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  • Writer's picturejoeseaton2

Forgotten teacher update 10/ 04/ 2023

Some Progress for the abandoned teachers - but more effort & intervention urgently required:

Last week was an important week for the former British Council teachers in hiding in Afghanistan, as a further 2 arrived in the UK. This puts the total number of BC teachers relocated to the UK under the UK Government’s ACRS scheme at 3. While it is good news that 3 have now reached safety, over 100 still remain, either in hiding in Afghanistan, or waiting in limbo in Pakistan.

Both of the new arrivals are Afghan women who had been employed on British Council programmes in the provinces. Their jobs meant they were highly visible within their communities, and their connection with the British Council and the British Embassy was well-known to all. They are both very relieved to have escaped the danger and uncertainty they had previously endured, and reached safety in the UK.

So, who are the 2 new arrivals?


Aadila was employed by the British Council as a full-time teacher & ‘Master Trainer’ on the ‘English for Afghans’ programme (a UK Government programme funded by DfID). She signed a contract with the British Council when she was recruited in 2017, which lasted for two and a half years.

Her role required her to train local teachers in schools throughout her province, and engage with the local education directorate and local government authorities. She was also required to deliver training in 'UK Values', including ‘Equality Diversity & Inclusion’ (EDI) – subject matter which is highly controversial in Afghanistan.

As well as this, she frequently appeared in British Council digital content broadcast across our social media channels (Facebook & YouTube). With over 2 million followers on our Afghan Facebook page, and an audience of over 50,000 viewers for each episode of ‘English Doctor’, her face was well known. She was one of the stars of British Council media content in Afghanistan. Sadly, this exposure only put her at greater risk.

She qualified for the ARAP scheme from the start and should never have been left behind. It is great news that she has at last made it safely to the UK.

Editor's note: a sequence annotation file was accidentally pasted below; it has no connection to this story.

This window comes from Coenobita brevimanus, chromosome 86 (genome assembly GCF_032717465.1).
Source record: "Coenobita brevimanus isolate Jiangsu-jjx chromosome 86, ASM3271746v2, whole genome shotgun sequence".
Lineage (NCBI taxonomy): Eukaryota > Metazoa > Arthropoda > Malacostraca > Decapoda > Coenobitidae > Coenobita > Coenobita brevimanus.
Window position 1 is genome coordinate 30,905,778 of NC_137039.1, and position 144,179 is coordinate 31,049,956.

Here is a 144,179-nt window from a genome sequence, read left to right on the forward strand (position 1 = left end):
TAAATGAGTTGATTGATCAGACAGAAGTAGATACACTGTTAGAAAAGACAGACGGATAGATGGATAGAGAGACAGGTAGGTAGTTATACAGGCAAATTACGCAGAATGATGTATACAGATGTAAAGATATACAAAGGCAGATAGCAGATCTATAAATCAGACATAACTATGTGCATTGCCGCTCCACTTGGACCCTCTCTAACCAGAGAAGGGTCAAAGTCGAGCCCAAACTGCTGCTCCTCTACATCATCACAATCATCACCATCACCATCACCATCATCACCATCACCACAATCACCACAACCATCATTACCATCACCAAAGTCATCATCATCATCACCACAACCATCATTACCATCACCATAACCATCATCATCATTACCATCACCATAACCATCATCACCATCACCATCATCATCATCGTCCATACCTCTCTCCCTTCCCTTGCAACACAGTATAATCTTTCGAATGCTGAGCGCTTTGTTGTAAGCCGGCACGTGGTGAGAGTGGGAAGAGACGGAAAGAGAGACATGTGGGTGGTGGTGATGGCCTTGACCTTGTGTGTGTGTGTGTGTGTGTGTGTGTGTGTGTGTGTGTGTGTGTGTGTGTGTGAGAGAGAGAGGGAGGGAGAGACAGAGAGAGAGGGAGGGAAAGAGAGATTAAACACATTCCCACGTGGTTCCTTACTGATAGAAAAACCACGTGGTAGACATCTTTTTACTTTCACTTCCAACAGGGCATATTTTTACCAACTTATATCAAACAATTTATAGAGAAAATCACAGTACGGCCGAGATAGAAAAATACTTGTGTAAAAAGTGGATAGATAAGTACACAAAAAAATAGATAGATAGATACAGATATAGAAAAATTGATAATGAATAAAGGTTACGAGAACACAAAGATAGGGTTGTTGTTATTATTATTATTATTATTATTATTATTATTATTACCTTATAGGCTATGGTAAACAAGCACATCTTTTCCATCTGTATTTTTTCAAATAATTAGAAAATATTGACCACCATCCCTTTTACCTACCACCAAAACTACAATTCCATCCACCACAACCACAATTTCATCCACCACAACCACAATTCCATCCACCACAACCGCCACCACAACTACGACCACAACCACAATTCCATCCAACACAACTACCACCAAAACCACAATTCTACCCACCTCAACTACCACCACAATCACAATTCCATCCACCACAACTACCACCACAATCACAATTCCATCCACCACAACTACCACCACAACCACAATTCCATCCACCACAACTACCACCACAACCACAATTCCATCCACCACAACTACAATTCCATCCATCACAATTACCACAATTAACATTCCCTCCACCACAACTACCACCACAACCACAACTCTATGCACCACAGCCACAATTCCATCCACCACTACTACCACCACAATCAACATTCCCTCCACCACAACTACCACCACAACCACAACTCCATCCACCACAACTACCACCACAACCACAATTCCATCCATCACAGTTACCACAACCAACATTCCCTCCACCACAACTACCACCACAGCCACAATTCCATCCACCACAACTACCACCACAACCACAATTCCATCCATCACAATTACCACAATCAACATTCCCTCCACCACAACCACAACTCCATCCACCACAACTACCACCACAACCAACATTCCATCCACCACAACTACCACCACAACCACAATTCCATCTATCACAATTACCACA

Homa was an 'English Resource Centre Manager' for British Council Afghanistan, employed from 2014 – 2020. During over 5 years of service she was responsible for running the British Council 'English Resource Centre' in her province.

This public facing managerial role meant that she was well known and highly recognizable within her local community – a community suspicious of anyone with connections to Western organisations. She was rejected by the ARAP scheme in 2021, even though she qualified according to the UK Government criteria, and remained in great danger in Afghanistan prior to her relocation. At last she is now free from the fear of living under the merciless Taliban government, a regime which is cruel to all, but especially to those who have represented Western values

While it is a great relief that these 2 Afghan women have at last been safely relocated to the UK, all of their former colleagues remain in a precarious situation. Those left behind are in danger as a direct result of the work they did for the British Council.

For those in hiding in Afghanistan, some are still waiting for confirmation that they are eligible for the ACRS scheme. The Government urgently needs to speed up the way they process these applications.

For those in Afghanistan who have ACRS approval, they are desperately struggling to get passports and visas. The British Council should be supporting their efforts to get the necessary travel documentation, but sadly they are not doing so.

The British Council also needs to create an inventory of all their former Afghan employees, so that they know who is where, and what travel documents they have. This is very important for the majority of teachers, all of whom are still in Afghanistan, desperate to get out.

I do not know if the British Council is even aware of last week's arrival of the two female teachers, but neither teacher has been contacted by the British Council to welcome them.

The British Council’s continued reluctance to communicate directly with their teachers, or make a detailed list to work with is a serious issue. They urgently need to take an active role in the relocation of their former employees. Like all the abandoned teachers, I very much hope the British Council realises the need to step up and take responsibility as soon as possible.

(* Teachers names have been changed for security reasons).

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